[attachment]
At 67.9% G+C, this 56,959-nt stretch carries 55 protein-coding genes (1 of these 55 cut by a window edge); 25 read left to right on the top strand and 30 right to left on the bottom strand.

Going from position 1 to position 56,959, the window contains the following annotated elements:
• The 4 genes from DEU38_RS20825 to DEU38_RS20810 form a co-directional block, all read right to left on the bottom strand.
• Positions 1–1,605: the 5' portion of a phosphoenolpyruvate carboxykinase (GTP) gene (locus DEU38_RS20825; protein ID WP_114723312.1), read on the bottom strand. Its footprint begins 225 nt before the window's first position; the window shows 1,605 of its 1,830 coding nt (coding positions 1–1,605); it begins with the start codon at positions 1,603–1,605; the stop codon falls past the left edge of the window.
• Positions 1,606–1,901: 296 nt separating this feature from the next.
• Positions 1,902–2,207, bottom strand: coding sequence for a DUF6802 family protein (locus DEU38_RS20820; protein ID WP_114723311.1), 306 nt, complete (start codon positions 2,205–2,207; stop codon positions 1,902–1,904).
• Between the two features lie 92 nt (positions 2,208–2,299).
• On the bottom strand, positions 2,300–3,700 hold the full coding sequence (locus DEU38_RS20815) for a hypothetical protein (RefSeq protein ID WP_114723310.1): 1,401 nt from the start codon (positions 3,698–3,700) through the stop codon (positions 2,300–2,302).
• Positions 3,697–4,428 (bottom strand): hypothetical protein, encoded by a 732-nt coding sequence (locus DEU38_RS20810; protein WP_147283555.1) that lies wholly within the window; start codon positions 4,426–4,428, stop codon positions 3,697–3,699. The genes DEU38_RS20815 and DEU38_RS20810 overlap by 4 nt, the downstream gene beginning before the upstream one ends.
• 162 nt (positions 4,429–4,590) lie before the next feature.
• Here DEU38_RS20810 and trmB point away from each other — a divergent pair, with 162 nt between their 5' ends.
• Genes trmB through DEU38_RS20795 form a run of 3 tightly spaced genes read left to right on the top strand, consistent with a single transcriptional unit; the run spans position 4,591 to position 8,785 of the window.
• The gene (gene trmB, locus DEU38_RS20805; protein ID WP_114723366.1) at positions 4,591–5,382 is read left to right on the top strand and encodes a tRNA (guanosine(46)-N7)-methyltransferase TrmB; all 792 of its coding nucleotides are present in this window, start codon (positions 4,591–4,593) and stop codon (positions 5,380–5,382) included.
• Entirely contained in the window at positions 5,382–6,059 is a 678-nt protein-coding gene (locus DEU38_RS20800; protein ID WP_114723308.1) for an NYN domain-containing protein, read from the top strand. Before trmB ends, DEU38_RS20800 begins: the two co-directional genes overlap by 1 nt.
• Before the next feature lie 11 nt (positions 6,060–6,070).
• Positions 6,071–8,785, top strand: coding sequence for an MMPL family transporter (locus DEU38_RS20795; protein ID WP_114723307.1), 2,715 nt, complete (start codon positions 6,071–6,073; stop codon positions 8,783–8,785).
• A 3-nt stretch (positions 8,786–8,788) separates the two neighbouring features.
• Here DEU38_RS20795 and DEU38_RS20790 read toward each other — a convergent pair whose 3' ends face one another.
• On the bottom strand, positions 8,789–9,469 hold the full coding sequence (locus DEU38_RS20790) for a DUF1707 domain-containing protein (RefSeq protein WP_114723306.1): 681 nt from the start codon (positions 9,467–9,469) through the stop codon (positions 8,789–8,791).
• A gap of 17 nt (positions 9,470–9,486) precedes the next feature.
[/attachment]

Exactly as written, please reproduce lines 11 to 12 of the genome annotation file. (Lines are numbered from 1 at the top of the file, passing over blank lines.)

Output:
• Here DEU38_RS20810 and trmB point away from each other — a divergent pair, with 162 nt between their 5' ends.
• Genes trmB through DEU38_RS20795 form a run of 3 tightly spaced genes read left to right on the top strand, consistent with a single transcriptional unit; the run spans position 4,591 to position 8,785 of the window.